ES: There are two things; the first is the separation of digital and TV buys, because that no longer makes sense in a world where digital and TV co-exist on several screens.
The second is the language of measurement coalescing around what the relevant measures are for the second screen, as opposed to borrowing wholesale from either the TV world – which is about reach and frequency – or from the digital world – which is about impressions and click-throughs – because the chances are that synchronised second screen ads follow a different logic of engagement.
But when you’ve overcome that, the reality is that consumers are already massively multi-screening. It’s not a niche phenomenon where we have to wait for years for it to become mainstream. And within very short order the second screen will become productised for the mass-market.
Sky is going to be building Zeebox into its own suite of applications and pushing it out to 11m households in the UK in September. At that point you’ve got an advertising medium that’s at scale.
MN: Do you foresee different challenges for different kinds of second screens; tablets versus smartphones for example?
ES: The form factor inherent in these different devices affects the execution, but the underlying use cases are always the same.
There are five of them. The first is about discovery - help me choose what to watch. Then when you’ve chosen what to watch, there are four deeper levels of engagement around content that’s delivered via the second screen. One is around social – see what your friends are watching and connect with them. One is around information – dive deeper into anything you see on screen. The next is about interactive participatory TV, such as play-alongs. And the last one is about commerce – people openly say they are stimulated by what they see on screen and they are frustrated by how long it takes them to take action.
So if you provide them instantly with an opportunity to engage with a brand or transact when they see something on screen in an advertisement, they’ll see that as a benefit rather than an intrusion. Those five use cases are delivered across whatever form factor the second screen is, but undoubtedly the iPad lends itself to one kind of execution, whereas the iPhone lends itself to a different one.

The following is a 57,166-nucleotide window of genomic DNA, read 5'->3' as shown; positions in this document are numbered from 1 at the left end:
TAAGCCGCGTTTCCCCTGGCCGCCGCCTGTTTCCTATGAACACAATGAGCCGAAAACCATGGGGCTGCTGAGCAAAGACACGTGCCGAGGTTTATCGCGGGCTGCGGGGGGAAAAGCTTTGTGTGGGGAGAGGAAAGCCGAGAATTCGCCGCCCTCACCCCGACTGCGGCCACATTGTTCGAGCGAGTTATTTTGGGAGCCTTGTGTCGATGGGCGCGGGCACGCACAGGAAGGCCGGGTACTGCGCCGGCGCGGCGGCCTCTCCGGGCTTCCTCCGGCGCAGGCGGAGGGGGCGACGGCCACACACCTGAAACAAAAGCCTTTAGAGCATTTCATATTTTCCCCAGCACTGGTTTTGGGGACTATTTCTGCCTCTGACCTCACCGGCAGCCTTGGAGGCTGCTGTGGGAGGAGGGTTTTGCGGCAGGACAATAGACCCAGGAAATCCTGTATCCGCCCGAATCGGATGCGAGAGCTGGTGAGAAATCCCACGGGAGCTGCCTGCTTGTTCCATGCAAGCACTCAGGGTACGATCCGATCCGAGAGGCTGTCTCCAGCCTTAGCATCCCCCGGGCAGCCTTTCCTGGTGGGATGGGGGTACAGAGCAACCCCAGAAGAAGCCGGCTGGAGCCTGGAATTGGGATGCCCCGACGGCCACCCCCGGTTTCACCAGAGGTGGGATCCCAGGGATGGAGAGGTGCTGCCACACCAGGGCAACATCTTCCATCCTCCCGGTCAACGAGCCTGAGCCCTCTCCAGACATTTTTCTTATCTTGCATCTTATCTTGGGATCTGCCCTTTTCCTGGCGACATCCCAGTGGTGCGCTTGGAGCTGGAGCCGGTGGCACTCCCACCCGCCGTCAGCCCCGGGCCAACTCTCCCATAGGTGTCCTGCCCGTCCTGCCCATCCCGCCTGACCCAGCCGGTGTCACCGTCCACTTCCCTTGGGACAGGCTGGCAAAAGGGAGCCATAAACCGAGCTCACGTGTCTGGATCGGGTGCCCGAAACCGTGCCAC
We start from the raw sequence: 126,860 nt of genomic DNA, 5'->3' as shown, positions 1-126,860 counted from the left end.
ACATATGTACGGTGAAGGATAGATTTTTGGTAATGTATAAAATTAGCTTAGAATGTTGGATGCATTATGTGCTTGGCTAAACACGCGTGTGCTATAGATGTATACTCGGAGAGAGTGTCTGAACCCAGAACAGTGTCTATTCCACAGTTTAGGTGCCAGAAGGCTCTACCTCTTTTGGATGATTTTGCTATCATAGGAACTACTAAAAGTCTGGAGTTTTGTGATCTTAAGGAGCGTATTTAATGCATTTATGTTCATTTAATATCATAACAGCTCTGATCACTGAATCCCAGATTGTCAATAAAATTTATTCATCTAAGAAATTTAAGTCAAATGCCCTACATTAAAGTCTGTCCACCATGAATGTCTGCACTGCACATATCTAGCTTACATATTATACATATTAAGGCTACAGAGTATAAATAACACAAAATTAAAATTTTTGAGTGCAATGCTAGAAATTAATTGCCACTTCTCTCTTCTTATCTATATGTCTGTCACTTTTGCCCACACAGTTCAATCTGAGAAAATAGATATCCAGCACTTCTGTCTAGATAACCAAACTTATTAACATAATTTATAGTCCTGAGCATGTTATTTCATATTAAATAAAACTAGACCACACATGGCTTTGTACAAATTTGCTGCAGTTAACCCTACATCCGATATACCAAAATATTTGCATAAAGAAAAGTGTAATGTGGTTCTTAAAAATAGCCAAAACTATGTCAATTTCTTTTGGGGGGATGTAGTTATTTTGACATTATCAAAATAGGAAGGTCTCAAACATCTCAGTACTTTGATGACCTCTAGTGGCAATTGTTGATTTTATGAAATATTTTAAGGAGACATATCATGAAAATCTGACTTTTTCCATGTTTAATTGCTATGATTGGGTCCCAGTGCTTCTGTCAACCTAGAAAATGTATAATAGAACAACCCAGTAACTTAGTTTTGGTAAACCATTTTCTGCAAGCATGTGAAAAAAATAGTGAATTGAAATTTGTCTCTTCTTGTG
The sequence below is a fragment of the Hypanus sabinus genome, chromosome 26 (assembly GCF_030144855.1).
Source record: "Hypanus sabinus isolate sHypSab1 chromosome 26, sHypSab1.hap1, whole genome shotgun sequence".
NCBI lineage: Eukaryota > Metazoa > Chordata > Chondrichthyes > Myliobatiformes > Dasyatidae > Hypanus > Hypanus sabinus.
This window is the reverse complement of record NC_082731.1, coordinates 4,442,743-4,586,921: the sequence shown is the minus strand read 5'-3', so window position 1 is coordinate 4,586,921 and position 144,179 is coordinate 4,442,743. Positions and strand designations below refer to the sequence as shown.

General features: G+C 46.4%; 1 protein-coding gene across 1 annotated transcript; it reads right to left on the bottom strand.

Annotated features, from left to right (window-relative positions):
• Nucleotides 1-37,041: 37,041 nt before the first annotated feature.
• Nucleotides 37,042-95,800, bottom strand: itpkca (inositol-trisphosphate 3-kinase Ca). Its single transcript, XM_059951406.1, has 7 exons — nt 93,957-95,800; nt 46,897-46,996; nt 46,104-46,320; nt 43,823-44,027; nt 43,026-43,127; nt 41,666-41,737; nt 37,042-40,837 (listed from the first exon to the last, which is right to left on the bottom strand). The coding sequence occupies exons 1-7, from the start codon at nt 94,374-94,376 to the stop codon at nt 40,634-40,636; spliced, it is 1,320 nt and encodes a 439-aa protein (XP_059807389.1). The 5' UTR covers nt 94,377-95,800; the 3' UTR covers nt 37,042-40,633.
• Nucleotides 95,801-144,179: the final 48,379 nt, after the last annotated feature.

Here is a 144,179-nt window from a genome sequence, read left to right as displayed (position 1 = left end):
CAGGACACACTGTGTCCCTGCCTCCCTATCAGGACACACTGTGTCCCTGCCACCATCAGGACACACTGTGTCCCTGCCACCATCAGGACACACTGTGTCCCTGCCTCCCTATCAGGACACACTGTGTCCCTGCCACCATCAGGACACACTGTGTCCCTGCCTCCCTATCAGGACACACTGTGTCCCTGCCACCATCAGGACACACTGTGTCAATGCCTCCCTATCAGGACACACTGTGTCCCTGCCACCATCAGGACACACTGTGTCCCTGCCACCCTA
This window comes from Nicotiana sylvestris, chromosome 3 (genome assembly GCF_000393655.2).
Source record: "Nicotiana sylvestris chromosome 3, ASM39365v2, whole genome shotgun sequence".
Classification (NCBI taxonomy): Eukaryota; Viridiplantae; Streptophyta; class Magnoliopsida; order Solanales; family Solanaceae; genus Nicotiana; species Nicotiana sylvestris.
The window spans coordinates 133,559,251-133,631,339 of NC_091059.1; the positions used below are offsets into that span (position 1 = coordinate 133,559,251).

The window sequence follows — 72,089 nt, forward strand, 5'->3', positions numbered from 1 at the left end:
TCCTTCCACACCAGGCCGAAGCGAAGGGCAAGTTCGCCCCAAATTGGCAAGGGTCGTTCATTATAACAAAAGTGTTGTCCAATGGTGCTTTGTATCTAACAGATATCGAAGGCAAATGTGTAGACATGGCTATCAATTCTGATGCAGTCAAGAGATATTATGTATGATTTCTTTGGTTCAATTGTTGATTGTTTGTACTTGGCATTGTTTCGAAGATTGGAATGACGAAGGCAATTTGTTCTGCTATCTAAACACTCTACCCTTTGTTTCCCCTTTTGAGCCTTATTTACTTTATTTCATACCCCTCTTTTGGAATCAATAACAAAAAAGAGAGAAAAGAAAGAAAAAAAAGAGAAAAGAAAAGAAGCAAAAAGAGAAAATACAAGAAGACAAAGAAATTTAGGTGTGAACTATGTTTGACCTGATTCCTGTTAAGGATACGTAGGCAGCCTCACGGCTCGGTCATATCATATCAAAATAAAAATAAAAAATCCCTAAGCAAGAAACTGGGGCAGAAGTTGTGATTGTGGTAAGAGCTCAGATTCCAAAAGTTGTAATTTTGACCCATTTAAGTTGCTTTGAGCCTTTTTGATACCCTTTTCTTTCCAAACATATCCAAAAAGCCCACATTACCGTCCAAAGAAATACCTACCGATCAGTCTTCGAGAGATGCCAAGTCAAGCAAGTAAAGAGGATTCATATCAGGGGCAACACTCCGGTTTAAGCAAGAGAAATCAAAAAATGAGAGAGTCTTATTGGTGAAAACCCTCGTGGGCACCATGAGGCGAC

MN: What about journeys that start on a tablet or a smartphone then lead to TV? Are there examples of that?
ES: We’re working with a bunch of broadcasters who are looking to take feeds about how the audience is engaging with Zeebox around voting or play-along and bring that back to the first screen. I think you’ll find the screens increasingly intertwined.
At the moment an awful lot of the content that appears on the second screen appears as an afterthought when programme makers realise they should be thinking about what they’re going to put there. But you’re already seeing the most savvy story-tellers designing content to be produced, delivered and consumed across multiple screens. It’s the emergence of super-media as opposed to trans-media. Trans-media is a TV show with a bit for the web and a bit for mobile. Super-media is where you put all of that into a synchronous second screen.
Mike Nutley is a former editor of New Media Age. His column has been reproduced here with the permission of Admonsters.